Former work and pensions secretary Esther McVey says Theresa May must "immediately" go to the EU and "get a better deal"
CONSERVATIVE former work and pensions secretary Esther McVey, who resigned from the cabinet over the Brexit deal, said Theresa May must "immediately" go to the EU and "get a better deal" if she loses the vote on Tuesday.
Ms McVey said the Irish border backstop should be removed and the £39 billion divorce bill should be dependent on the future trade agreement to be negotiated.
After she reiterated "no deal is better than a bad deal" and warned of a second "project fear" over a no-deal Brexit, Ms McVey also told Sky News's Sophy Ridge On Sunday: "If, and I'm led to believe today that the prime minister is going to go and have another go at negotiating with the EU – which she wasn't prepared to do, which I asked her to do at cabinet – she goes out and gets this deal that we want on those two key points then she'll remain as our prime minister because she'll have done the deal that she was asked to do.
"If she doesn't, it is going to be very difficult for her."
Ms McVey said she would be "fully behind" Mrs May if she can get a better deal, adding: "At the moment I'm looking for a person who can unite the party behind a Brexit deal, a person who believes in Brexit, who has really got the full passion to deliver that."
Theresa May and Taoiseach Leo Varadkar spoke by telephone on Sunday evening.
"They discussed the current situation on Brexit, including the planned vote in Westminster on Tuesday," an Irish government spokesman said.
"They also discussed preparation for this week's European Council and looked forward to seeing each other in Brussels on Thursday."
DUP Westminster leader Nigel Dodds said his party is "determined" to defeat the government over the Brexit deal, adding issues over the confidence and supply agreement with the Tories "come after that", adding: "It really depends what happens."
Speaking on Sophy Ridge On Sunday, he said: "Clearly if this defeated or if the Withdrawal Agreement changed in a way that is satisfactory then clearly those issues don't arise as far as any vote of no confidence in the government is concerned."
On the possibility of Labour leader Jeremy Corbyn becoming prime minister if the government collapses, Mr Dodds said: "I don't think anyone realistically believes that – this is a scare story being put out by Theresa May because under the terms of the Fixed-term Parliaments Act everybody knows, even people in the Labour Party know, that's unlikely unless this deal were to go through.
"I think then clearly Theresa May would be in difficulty in terms of the parliamentary arithmetic."
Labour leader Jeremy Corbyn told ITV News: "Listen, this deal is ridiculous. It's not going to work. Everybody knows that.
"It's going to be defeated, I hope, on Tuesday. At that point they've got to go back, negotiate something that is acceptable, which does protect rights and conditions, which does give us that trade access, or they've got to get out of the way, have an election so that it will be a government here that will be serious about those negotiations.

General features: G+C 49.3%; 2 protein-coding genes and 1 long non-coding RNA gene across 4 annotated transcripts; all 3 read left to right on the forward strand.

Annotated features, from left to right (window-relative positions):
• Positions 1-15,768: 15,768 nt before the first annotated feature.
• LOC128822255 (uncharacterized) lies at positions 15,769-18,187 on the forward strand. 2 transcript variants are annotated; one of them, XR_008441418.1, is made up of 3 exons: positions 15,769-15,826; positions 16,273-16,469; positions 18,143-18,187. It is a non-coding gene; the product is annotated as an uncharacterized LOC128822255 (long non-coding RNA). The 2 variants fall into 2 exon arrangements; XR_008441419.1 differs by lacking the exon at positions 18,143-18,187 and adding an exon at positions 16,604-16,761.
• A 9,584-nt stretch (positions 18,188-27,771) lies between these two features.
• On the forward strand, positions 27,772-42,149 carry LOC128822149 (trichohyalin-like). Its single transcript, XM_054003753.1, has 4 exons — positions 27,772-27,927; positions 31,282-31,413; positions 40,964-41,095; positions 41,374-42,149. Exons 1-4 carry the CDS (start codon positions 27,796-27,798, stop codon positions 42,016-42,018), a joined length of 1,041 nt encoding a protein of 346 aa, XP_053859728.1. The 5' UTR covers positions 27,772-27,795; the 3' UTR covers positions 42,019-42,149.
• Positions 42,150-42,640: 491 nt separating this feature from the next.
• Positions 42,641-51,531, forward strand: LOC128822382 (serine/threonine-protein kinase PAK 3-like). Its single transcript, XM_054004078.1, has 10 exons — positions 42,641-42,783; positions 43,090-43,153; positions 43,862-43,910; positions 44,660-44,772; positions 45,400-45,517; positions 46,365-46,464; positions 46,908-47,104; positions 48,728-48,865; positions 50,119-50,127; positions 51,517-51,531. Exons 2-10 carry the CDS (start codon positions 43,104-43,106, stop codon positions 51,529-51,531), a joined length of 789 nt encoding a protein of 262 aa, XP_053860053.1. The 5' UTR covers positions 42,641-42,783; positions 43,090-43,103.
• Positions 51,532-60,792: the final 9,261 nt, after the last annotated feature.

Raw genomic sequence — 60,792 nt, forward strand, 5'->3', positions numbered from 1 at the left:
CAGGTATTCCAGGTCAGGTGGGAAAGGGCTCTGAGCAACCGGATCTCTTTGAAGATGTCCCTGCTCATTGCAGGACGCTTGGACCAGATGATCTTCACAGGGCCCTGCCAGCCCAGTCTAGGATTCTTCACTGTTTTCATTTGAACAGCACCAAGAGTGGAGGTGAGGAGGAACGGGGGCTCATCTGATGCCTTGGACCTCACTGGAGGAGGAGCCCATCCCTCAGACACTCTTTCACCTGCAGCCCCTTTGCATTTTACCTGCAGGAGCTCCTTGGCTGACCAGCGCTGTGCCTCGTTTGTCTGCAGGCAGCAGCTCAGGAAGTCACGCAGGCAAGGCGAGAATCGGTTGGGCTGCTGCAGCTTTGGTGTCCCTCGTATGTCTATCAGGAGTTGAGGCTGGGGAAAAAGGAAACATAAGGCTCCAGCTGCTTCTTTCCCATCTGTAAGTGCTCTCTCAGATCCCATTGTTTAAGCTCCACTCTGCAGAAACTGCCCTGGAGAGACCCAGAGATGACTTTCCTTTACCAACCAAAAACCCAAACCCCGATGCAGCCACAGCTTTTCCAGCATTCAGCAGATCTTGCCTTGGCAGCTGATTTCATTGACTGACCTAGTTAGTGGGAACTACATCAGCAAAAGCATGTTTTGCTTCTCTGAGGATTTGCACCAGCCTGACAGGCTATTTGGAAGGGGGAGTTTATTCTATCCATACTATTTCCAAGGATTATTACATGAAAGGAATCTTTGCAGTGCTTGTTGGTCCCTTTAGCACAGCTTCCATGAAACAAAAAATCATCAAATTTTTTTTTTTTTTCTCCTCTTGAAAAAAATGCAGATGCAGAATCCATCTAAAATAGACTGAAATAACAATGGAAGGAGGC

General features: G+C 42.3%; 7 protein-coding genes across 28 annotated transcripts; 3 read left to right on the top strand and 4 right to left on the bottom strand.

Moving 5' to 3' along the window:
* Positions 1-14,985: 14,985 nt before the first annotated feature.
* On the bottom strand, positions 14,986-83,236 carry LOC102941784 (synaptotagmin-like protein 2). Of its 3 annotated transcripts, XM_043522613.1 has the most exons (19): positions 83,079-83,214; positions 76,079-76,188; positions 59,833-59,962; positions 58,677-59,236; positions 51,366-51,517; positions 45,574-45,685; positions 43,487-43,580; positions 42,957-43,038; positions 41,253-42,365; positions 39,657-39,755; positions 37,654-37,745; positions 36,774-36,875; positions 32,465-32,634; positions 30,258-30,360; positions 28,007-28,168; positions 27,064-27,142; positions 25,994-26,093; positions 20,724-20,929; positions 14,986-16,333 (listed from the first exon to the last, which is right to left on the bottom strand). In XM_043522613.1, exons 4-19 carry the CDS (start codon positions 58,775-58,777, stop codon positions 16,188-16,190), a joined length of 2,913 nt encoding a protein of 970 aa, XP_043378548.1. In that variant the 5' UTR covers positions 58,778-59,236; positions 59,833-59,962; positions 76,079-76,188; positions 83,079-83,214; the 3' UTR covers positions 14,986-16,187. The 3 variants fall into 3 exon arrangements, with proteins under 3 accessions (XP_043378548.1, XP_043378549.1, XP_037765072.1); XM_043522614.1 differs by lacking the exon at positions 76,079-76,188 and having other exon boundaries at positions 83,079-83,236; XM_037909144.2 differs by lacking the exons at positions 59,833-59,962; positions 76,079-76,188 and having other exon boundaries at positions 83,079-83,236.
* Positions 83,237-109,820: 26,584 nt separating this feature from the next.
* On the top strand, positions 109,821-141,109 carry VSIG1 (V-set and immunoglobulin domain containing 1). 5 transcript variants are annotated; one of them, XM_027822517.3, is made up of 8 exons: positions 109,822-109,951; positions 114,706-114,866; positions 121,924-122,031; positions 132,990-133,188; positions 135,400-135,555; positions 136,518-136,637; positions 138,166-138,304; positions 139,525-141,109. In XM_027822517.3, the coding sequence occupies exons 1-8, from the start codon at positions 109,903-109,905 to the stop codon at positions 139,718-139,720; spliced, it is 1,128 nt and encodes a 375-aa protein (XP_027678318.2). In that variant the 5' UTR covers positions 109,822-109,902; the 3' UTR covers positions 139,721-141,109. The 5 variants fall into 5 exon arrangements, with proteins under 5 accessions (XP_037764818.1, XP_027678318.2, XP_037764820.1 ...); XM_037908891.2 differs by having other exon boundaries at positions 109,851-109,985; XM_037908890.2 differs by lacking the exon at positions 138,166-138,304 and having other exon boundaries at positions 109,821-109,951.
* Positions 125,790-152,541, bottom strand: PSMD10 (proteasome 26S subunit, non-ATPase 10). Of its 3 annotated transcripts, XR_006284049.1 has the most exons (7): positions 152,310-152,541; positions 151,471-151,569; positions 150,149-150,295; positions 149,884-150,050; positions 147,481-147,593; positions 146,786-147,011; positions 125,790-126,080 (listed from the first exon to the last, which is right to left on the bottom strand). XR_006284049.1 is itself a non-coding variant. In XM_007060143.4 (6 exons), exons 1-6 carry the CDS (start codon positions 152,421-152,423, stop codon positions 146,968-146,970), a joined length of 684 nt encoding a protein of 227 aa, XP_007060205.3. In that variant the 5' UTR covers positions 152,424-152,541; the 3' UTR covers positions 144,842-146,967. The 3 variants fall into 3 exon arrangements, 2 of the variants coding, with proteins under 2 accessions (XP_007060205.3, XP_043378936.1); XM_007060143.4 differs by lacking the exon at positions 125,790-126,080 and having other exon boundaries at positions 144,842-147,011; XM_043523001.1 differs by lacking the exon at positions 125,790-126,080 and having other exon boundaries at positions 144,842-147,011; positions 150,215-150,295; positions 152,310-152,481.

"We need to have a Government in this country that invests in all parts of the country.
"Those left behind communities that voted Leave did so for a reason, because they were fed up with the way they were being treated by the economic norms of this country and indeed other places.
"So a Labour government would treat the whole country very differently and our relations with Europe would be serious, sensible, positive but also robust."
Shadow cabinet office minister Jon Trickett refused to confirm that Labour would table a confidence motion in Mrs May if she loses the Brexit vote, saying "let's see what happens".
"If you can tell me whether she will still be prime minister on Tuesday evening, then perhaps I can tell you what exactly we will do next."
Labour's policy is to call for a general election, but if that is not possible then all options – including a second referendum – remain open.
But Mr Trickett said passing legislation and organising another referendum may take until May or June 2019, after the UK's scheduled exit from the EU on March 29.
And he warned: "If people feel that the privileged political elite has decided by subterfuge to find a way of reversing the previous referendum, that would cause us some difficulty, and rightly so."
Brexit select committee chairman Hilary Benn acknowledged that his amendment to Tuesday's Commons motion could, if passed, limit the scale of the defeat Theresa May suffers.
The Labour MP's amendment would reject Mrs May's Brexit plan and the possibility of a no-deal departure from the European Union.
That may not attract as many Tory rebels as a straight vote on Mrs May's plan "because some of them think you can leave with no deal," Mr Benn acknowledged.
"Ruling out leaving with no deal now, I think is really important for the future of the country, because otherwise you prolong the uncertainty.
"I don't think there's a majority in the House of Commons for leaving with no deal. I don't actually think the government would be foolish enough to say 'OK, we are leaving with no deal', so why carry on pretending?
"Let's give parliament the chance to say, clearly, we reject your deal, we also reject no deal, and then other possibilities will open up."
Ms McVey, on her own leadership ambitions, said: "If people asked me, then of course you'd give it serious thought and do it – if people asked me.
"But at the moment I'm looking at who is in papers, who we can get behind but it shouldn't be about the personality, it should be about the country and this deal."
Ms McVey earlier outlined how there were "voices of dissent" during the five-hour Cabinet meeting to discuss the Brexit deal, and she asked for a vote at the end.
Asked about claims about her briefed to the media, Ms McVey said: "All we needed to know was what did people think? And in all honesty I think it says there was a meltdown in the cabinet.
"The meltdown was from the others not wanting to put their name next to a vote – it certainly wasn't from me asking for one."
Brexit minister Kwasi Kwarteng said "my understanding is that we will have a vote on Tuesday", following reports that Theresa May could delay the showdown with MPs.
"I think we've got a good shot of winning," he told Sophy Ridge On Sunday.
Questioned on whether he could accept a Norway-plus Brexit if the prime minister's deal is defeated, Mr Kwarteng said: "I, speaking personally, would not want the Norway-plus... arrangement because it simply doesn't allow us to have our own immigration policy.
"Clearly free movement of people was a big issue in the referendum campaign."